Kundu D. (2020) Urbanisation in India: Towards a National Urban Policy Framework and Smart Cities. In: Kundu D., Sietchiping R., Kinyanjui M. (eds) Developing National Urban Policies. Springer, Singapore.


India is characterised by low level and rate of urbanisation. In the past decade, rural–urban reclassification was a major factor contributing to urbanisation. Indian urban structure is top heavy, with almost three-fourths of the urban population concentrated in the metropolitan and Class I cities and UAs. The metropolitan and Class I cities are better endowed in terms of amenities and services as compared to the small towns.

Through the 74th Amendment (1992), urban local bodies were sought to be provided with greater responsibilities and funds for urban development. However, this decentralisation is yet to happen at the desired level. In the absence of a National Urban Policy, various programmes and missions for urban development functioned in silos. In the 1990s, the national five-year plans launched several programmes with private sector participation as ‘missions’—with clearly defined objectives, scopes, timelines, milestones, as well as measurable outcomes and service levels. These programmes, however, demonstrated a ‘big-city bias’. The much-acclaimed Smart Cities Mission, for instance, mainly focuses on retrofitting parts of cities by engaging special purpose vehicles (SPVs). A National Urban Development Framework (NUDF) has also been drafted to guide the process of urbanisation.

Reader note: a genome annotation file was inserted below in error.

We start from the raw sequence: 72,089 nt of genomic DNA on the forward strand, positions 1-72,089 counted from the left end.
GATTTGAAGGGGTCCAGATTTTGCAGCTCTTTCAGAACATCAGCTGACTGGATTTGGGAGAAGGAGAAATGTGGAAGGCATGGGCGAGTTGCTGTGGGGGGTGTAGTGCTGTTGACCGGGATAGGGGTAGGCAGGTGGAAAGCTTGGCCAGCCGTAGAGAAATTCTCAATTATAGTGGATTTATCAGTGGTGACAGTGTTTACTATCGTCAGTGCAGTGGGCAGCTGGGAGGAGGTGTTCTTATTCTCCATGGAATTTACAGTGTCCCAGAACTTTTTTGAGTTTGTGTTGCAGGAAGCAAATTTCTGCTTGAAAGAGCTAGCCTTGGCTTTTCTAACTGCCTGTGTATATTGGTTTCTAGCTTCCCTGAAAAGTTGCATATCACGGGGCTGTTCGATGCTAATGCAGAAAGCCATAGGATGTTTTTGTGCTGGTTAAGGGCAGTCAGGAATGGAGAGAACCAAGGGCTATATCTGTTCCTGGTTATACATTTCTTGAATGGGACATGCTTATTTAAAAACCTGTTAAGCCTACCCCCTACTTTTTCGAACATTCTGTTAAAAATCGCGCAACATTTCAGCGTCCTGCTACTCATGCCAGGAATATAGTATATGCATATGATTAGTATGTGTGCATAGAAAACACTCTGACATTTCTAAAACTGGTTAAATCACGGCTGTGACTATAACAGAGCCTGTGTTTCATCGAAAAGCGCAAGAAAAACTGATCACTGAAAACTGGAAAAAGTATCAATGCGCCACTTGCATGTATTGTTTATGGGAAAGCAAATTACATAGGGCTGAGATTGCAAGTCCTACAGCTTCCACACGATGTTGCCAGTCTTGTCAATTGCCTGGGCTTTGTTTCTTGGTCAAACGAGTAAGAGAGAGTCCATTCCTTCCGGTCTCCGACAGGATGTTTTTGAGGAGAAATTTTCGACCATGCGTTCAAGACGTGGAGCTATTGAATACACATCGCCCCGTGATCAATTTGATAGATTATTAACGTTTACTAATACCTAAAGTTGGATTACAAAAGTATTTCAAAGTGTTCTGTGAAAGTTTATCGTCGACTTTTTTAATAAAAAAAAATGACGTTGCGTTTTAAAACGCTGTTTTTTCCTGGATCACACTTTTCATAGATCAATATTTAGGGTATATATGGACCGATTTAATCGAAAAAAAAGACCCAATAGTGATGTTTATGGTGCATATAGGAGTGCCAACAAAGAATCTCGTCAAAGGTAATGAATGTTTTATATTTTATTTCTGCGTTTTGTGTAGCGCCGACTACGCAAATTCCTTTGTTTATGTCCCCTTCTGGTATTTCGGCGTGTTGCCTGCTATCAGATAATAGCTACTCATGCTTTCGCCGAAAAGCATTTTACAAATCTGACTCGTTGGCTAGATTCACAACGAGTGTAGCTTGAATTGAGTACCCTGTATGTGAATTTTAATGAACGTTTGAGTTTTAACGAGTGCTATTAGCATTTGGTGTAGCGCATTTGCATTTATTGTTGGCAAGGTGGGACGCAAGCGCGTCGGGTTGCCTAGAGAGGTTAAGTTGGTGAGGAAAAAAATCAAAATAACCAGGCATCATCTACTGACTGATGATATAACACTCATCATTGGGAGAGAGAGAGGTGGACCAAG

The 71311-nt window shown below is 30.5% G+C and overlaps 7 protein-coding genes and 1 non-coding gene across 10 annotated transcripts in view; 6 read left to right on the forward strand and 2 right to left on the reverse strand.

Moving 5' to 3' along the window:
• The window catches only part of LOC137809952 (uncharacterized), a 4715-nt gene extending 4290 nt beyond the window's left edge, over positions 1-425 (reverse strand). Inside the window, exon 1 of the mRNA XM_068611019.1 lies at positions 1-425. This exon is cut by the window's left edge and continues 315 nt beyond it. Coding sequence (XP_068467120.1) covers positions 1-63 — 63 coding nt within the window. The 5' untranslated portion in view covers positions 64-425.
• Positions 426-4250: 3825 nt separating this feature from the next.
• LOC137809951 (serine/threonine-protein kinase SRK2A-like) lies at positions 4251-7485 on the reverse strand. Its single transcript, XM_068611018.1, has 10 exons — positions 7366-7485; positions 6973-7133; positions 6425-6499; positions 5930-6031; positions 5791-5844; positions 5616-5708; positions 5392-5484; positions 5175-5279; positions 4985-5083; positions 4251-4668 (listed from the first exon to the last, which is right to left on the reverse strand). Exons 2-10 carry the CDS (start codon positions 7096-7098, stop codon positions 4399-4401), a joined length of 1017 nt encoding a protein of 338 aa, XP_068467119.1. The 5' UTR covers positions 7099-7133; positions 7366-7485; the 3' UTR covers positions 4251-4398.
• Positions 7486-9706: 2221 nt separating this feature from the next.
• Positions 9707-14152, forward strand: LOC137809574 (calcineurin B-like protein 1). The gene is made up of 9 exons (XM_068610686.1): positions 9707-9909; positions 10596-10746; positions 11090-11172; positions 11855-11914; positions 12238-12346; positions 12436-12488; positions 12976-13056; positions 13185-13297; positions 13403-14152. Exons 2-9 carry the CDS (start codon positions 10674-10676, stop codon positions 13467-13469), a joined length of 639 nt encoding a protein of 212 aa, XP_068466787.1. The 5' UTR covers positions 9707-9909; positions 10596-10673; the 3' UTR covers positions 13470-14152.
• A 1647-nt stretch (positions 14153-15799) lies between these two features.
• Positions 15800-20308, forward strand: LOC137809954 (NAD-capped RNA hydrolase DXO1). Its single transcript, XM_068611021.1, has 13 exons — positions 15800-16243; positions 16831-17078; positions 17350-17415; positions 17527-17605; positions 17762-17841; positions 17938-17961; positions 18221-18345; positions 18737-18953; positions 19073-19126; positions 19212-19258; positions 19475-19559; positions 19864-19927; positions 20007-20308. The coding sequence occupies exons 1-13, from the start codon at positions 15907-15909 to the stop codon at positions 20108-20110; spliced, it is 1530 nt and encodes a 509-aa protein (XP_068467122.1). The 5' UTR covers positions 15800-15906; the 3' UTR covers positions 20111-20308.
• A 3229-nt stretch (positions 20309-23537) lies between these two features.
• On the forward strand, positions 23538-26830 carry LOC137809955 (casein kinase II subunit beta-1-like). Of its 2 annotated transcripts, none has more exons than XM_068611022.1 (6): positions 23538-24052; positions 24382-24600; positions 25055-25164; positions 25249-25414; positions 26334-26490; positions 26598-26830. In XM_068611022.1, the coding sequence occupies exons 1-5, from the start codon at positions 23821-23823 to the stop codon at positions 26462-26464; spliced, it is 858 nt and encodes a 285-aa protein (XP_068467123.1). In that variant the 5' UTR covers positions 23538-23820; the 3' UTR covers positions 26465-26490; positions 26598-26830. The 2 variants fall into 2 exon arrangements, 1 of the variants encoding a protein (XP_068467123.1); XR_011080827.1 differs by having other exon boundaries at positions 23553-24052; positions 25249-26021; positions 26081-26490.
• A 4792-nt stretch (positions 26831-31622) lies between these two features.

In the light of these transformations, this chapter overviews India’s post-liberalisation urbanisation scenario; current urban development programmes and system of governance. It also overviews the basic tenets of the NUDF in light of meeting the sustainable agenda.